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Title: Vision-based flight control and stabilisation in hawkmoths
Author: Müller, Tonya
ISNI:       0000 0004 6352 6659
Awarding Body: University of Oxford
Current Institution: University of Oxford
Date of Award: 2015
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Insects are inherently unstable and therefore rely on sensory feedback in order to maintain flight control and stability. This thesis focuses on how the hawkmoth Manduca sexta uses visual feedback to control and stabilise flight. The analysis is based on extensive sampling of the optomotor responses. I use a virtual reality flight simulator to measure the total moment that the moths generate in response to oscillating wide-field stimuli. The visual stimuli simulate rotations of different amplitudes and frequencies about six different body axes. The moment responses depend upon stimulus amplitude, so are fundamentally non-linear. Nevertheless, for a fixed and suitably small stimulus amplitude, it is possible to fit a linear PID-controller with time delay to each of the optomotor responses. The analysis shows that the moths rely on proportional and integral feedback of angular velocity, with different time delays about different rotation axes. This varying time delay prevents spatial superposition of the optomotor responses to lateral rotational stimuli, meaning that there is no general control law that predicts the responses to an arbitrary lateral stimulus. By combining these empirically derived vision-based flight controllers with linearised flight dynamic models of hovering M. sexta, I evaluate their performance in providing flight stability. This analysis suggests that visual feedback is sufficient to stabilise disturbances associated with rotational stimuli about the horizontal roll and dorso-ventral axes, but is insufficient to stabilise disturbances associated with rotational stimuli about the pitch axis, vertical yaw axis, and longitudinal body axis. The time delay of the optomotor response has a substantial influence on the superposition of the measured optomotor responses, and strongly affects the predicted flight stability. The findings presented in this work have implications for understanding not only the mechanisms and functionality of flight control in hawkmoths, but also the results of past and future investigations into vision-based flight control in insects and flapping-wing air vehicles.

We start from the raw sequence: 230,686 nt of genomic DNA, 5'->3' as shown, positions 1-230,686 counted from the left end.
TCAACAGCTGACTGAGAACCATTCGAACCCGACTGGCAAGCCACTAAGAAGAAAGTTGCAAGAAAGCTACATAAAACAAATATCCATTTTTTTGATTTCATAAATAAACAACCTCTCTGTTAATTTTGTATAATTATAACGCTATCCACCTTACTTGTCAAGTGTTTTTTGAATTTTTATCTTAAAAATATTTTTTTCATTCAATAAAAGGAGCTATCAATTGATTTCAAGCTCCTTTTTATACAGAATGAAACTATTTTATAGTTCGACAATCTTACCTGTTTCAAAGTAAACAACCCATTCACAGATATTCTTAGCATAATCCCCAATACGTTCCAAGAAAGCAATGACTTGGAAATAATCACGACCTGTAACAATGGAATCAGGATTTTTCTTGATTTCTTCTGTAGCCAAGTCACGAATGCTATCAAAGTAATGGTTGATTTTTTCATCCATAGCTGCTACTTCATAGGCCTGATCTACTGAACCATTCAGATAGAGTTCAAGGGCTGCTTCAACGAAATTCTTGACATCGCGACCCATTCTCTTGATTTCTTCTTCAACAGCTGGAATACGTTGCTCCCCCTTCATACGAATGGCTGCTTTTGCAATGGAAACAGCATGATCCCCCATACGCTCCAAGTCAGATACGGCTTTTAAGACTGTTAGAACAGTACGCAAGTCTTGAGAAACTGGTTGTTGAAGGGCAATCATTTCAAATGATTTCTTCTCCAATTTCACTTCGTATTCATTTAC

Supervisor: Taylor, Graham Sponsor: Engineering and Physical Sciences Research Council ; Defence Science and Technology Laboratory ; European Community's Seventh Framework Programme ; Biotechnology and Biological Sciences Research Council
Qualification Name: Thesis (Ph.D.) Qualification Level: Doctoral
EThOS ID:  DOI: Not available